List of NCAA Division I men's basketball champions

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A room with glass display cases containing rectangular, wooden trophies that are gold-plated.
The University of California, Los Angeles (trophy room pictured) has won the Men's Division I Basketball Championship a record 11 times.

The National Collegiate Athletic Association (NCAA) Men's Division I Basketball Championship, or NCAA Tournament, is a single-elimination tournament for men's college basketball teams in the United States. It determines the champion of Division I, the top level of play in the NCAA,[1] and the media often describes the winner as the national champion of college basketball.[2][3] The NCAA Tournament has been held annually since 1939, and its field grew from eight teams in the beginning to sixty-five teams by 2001; as of 2011, sixty-eight teams take part in the tournament.[4][5] Teams can gain invitations by winning a conference championship or receiving an at-large bid from a 10-person committee.[6] The semifinals of the tournament are known as the Final Four and are held in a different city each year, along with the championship game;[7] Indianapolis, the city where the NCAA is based, will host the Final Four every five years until 2040.[8] Each winning university receives a rectangular, gold-plated trophy made of wood.[9]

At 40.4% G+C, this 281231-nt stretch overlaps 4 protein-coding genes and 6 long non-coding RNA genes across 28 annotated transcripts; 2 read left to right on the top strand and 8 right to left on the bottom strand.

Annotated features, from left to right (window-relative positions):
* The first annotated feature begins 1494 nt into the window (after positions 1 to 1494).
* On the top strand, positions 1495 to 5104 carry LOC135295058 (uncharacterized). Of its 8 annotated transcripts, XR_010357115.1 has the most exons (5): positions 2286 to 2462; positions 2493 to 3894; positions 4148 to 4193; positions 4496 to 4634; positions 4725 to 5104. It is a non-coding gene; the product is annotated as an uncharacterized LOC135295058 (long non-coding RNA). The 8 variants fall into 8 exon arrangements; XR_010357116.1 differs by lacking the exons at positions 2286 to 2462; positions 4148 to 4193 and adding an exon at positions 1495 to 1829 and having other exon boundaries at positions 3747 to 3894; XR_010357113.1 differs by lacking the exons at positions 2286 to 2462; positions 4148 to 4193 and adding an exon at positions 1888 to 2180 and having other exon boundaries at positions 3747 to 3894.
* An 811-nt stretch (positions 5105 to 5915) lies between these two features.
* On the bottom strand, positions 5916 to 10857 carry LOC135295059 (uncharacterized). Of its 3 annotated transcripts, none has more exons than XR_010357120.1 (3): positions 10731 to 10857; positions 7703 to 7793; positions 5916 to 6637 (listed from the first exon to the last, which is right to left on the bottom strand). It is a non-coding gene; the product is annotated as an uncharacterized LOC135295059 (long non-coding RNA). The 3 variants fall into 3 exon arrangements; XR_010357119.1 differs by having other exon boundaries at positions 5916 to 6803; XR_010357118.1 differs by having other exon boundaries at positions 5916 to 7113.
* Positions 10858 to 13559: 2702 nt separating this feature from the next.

The first NCAA Tournament was organized by the National Association of Basketball Coaches.[10] Oregon won the inaugural tournament, defeating Ohio State 46–33 in the first championship game. Before the 1941 tournament, control of the event was given to the NCAA.[10] In the early years of the tournament, it was considered less important than the National Invitation Tournament (NIT), a New York City-based event.[11][12] Teams were able to compete in both events in the same year, and three of those that did so—Utah in 1944, Kentucky in 1949, and City College of New York (CCNY) in 1950—won the NCAA Tournament.[13] The 1949–50 CCNY team won both tournaments (defeating Bradley in both finals), and is the only college basketball team to accomplish this feat.[14] By the mid-1950s, the NCAA Tournament became the more prestigious of the two events,[15] and in 1971 the NCAA barred universities from playing in other tournaments, such as the NIT, if they were invited to the NCAA Tournament.[16]